USS Gerald R. Ford (CVN 78) conducted a fueling-at-sea (FAS), March 23, marking the first time the ship has received jet propellant-5 (JP-5) aircraft fuel from a replenishment ship in more than 11 months.
Gerald R. Ford successfully received more than one million gallons of JP-5 over the course of three hours from the fleet replenishment oiler USNS Kanawha (T-AO 196).
The FAS started off with Ford pulling alongside Kanawha and shooting a line over to establish communications and connect the fuel lines. Once attached, the fuel lines were spanned and tensioned and Ford began the fueling process.
“We performed hours of station maintenance and preparation to receive fuel on our receiving stations and associated gear,” said Chief Boatswain’s Mate Alexa Macri, from Huntington, West Virginia, assigned to Gerald R. Ford’s deck department. “Ford’s ability to receive fuel while alongside another ship allows us to stay out to sea longer without having to replenish our fuel supply.”
Eighty-four sailors from Gerald R. Ford’s deck department and V-4 division participated in the event, manning various posts and performing maintenance on equipment to ensure the evolution went smoothly.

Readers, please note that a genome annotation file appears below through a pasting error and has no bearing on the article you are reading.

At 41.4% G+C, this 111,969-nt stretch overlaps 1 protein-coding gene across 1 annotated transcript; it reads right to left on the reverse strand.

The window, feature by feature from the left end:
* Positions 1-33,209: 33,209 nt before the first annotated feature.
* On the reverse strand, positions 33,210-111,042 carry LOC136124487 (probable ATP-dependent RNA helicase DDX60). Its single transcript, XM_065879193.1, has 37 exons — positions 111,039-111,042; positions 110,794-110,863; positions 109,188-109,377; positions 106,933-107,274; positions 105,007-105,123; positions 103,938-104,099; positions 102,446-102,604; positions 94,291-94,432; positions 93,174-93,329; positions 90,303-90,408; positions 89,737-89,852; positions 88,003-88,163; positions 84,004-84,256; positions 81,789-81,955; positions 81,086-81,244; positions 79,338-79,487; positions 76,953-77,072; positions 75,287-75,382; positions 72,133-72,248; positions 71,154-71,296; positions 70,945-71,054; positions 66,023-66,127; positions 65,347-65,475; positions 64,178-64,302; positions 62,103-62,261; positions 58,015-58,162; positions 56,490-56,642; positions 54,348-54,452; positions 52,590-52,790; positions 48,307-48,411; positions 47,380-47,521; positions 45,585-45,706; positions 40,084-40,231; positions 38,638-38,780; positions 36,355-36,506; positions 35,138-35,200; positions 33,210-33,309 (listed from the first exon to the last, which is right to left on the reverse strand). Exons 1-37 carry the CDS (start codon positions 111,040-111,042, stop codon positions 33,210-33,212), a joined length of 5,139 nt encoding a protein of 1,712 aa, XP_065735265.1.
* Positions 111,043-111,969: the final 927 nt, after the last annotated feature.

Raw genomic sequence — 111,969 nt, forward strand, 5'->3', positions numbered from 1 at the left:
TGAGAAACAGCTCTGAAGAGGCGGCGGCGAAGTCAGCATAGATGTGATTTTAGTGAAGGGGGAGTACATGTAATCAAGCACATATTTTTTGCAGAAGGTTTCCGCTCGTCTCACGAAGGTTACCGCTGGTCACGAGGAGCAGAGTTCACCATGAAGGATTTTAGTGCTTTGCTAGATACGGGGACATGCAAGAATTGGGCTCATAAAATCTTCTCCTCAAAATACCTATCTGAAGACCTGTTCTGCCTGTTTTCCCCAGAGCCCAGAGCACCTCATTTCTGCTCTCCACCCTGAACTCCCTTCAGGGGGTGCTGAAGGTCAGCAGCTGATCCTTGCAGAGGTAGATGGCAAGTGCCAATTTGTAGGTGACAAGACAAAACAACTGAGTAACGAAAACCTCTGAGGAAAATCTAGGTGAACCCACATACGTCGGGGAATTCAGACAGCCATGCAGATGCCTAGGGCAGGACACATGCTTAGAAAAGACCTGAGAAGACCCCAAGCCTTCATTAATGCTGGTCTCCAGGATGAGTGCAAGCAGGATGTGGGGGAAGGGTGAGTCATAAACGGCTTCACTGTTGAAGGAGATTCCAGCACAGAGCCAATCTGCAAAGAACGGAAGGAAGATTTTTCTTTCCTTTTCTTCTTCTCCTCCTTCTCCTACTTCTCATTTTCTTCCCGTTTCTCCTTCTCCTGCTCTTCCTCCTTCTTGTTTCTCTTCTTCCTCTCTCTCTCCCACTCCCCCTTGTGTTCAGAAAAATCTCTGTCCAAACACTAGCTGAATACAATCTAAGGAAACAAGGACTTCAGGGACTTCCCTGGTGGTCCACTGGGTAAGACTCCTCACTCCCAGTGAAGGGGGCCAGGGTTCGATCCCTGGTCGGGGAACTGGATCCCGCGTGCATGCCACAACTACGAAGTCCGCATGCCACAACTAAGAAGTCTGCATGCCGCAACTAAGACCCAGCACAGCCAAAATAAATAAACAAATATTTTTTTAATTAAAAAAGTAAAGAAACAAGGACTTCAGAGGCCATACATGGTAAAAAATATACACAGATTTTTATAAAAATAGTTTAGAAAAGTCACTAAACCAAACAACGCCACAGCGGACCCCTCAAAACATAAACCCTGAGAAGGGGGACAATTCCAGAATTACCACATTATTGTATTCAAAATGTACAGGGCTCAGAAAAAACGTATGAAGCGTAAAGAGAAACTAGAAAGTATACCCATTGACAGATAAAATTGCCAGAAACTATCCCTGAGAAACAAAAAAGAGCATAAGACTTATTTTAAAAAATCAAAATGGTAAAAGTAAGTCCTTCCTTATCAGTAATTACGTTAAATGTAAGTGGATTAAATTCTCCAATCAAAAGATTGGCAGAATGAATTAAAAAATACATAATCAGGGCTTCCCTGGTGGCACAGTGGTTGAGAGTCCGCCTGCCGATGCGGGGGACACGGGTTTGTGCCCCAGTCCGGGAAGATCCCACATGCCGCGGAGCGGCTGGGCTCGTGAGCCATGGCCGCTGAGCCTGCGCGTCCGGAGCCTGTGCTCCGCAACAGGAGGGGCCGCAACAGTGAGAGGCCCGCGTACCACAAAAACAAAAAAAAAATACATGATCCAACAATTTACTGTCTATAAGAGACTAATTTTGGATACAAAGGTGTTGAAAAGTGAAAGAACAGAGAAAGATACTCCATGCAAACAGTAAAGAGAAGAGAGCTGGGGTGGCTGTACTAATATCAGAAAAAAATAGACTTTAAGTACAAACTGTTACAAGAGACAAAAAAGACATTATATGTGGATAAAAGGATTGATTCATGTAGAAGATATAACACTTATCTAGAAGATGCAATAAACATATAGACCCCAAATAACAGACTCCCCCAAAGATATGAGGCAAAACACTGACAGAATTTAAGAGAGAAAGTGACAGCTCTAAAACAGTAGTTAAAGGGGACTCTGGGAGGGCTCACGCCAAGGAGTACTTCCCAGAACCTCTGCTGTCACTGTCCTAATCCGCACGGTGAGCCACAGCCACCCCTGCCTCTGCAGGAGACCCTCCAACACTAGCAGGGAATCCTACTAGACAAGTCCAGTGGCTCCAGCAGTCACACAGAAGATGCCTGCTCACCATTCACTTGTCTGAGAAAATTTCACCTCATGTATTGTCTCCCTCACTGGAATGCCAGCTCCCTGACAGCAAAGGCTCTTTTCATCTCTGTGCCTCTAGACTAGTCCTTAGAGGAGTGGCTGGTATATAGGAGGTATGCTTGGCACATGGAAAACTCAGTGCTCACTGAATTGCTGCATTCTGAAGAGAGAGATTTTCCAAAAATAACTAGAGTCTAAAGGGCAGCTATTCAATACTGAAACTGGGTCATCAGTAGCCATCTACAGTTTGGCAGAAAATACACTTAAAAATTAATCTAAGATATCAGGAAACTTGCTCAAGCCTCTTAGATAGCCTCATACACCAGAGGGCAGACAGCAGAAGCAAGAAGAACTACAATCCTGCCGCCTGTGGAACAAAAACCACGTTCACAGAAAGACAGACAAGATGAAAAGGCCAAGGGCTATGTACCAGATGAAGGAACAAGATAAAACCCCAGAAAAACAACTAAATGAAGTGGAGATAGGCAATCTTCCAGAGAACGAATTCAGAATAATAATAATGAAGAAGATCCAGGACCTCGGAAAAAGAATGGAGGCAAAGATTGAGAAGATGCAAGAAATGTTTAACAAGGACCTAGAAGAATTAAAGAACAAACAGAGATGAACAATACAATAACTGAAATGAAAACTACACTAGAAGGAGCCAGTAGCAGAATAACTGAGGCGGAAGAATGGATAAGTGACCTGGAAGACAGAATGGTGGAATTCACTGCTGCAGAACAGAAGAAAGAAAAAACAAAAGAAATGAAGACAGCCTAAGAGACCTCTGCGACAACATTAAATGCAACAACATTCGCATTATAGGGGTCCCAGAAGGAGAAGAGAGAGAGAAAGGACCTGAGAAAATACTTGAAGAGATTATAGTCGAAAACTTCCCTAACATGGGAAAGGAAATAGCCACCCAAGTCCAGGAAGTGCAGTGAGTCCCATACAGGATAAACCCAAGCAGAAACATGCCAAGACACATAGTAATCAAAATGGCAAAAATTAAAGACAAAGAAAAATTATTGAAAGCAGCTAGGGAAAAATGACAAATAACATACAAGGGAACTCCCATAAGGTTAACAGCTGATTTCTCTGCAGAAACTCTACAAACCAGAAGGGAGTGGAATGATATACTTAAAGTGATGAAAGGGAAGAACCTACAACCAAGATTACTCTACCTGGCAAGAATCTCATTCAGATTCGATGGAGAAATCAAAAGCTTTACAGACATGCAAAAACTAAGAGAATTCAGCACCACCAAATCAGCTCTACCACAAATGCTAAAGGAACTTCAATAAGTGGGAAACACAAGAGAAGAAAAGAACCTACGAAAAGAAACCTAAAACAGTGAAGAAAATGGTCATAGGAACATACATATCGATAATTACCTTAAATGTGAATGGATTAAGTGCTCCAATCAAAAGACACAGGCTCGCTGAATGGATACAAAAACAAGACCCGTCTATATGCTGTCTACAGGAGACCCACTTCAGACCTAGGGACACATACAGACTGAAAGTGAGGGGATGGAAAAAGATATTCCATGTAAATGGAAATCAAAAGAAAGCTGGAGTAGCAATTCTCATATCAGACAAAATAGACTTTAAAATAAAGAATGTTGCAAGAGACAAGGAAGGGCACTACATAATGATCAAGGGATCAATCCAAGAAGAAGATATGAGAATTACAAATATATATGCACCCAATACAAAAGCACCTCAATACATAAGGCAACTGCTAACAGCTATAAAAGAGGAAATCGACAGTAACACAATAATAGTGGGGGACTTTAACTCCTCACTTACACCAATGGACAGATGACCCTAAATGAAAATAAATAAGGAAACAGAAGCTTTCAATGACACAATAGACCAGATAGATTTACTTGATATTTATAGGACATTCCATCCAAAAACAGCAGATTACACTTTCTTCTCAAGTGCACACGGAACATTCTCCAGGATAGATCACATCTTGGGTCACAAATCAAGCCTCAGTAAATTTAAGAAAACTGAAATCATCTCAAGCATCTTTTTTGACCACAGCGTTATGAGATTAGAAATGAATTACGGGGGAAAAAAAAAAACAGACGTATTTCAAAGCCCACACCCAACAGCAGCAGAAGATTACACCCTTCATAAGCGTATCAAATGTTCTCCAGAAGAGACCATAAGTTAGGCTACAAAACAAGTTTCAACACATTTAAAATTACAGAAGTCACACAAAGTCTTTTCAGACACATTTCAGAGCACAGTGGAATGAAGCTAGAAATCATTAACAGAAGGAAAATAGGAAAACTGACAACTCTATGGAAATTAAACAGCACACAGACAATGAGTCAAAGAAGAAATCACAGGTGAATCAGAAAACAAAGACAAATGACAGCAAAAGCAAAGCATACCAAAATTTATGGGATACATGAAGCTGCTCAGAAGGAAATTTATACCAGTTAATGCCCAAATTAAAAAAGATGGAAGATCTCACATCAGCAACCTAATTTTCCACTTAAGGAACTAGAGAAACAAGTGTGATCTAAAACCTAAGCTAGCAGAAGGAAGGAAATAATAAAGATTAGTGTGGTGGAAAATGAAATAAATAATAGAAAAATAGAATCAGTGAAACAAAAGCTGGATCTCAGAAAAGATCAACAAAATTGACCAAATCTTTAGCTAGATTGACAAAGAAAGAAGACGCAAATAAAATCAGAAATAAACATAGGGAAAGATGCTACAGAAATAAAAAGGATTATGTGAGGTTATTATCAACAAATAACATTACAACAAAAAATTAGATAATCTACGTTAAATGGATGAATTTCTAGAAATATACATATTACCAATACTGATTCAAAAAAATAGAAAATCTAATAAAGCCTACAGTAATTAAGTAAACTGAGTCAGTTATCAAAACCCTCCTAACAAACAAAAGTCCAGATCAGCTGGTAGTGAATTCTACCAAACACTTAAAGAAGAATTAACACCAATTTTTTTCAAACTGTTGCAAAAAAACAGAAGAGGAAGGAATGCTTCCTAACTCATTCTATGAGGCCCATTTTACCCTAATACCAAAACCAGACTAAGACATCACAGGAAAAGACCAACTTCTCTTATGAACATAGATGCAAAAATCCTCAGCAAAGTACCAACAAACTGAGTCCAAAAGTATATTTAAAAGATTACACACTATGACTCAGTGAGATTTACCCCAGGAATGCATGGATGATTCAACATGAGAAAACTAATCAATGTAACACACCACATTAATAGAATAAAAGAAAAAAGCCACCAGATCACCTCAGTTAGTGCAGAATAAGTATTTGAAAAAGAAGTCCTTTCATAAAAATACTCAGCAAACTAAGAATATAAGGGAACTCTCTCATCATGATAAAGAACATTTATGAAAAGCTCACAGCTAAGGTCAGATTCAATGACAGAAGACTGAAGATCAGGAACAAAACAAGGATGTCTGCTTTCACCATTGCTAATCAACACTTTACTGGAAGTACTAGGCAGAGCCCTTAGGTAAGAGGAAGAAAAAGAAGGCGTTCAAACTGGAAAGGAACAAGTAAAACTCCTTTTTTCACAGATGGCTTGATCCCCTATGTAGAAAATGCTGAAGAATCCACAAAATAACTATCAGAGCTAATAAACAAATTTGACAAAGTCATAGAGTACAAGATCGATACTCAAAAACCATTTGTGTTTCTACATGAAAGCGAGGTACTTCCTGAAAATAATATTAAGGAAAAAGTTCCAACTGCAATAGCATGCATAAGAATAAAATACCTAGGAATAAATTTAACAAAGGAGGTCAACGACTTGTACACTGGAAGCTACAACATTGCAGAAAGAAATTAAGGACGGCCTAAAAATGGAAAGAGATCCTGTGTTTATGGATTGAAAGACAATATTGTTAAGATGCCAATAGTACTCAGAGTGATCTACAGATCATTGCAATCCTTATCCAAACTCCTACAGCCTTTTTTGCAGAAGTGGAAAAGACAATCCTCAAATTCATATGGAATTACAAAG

“Every single deck department sailor was involved in the evolution. From the bridge watch team, the phone and distance line handlers, to the personnel operating on the stations receiving the fuel, every Sailor’s position is critical to mission success,” said Macri. “Deck department as a whole performed professionally in every aspect. I am super proud of their performance.”
The JP-5 from this onload will be essential for fueling the aircraft and vehicles that are being used in flight deck certification and air wing qualifications.
“Without fuel the ship wouldn’t be able to provide air support. You can’t move fast without gas,” said Chief Aviation Boatswain’s Mate (Fuels) Kenneth Cook, from Houston, assigned to Ford’s V-4 division. “Fuels onload is a complicated process with a lot of moving parts and pieces but each and every one of my Sailors executed their watch station flawlessly.”
As Ford approaches its deployment, successful evolutions like these prove that the crew is ready for its upcoming certifications, inspections and assessments.
“Fuel onload is important to us as a warship because it assists our pilots in their mission completion,” Macri explained. “Fully qualified warships are lethal and every gallon counts to get the job done.”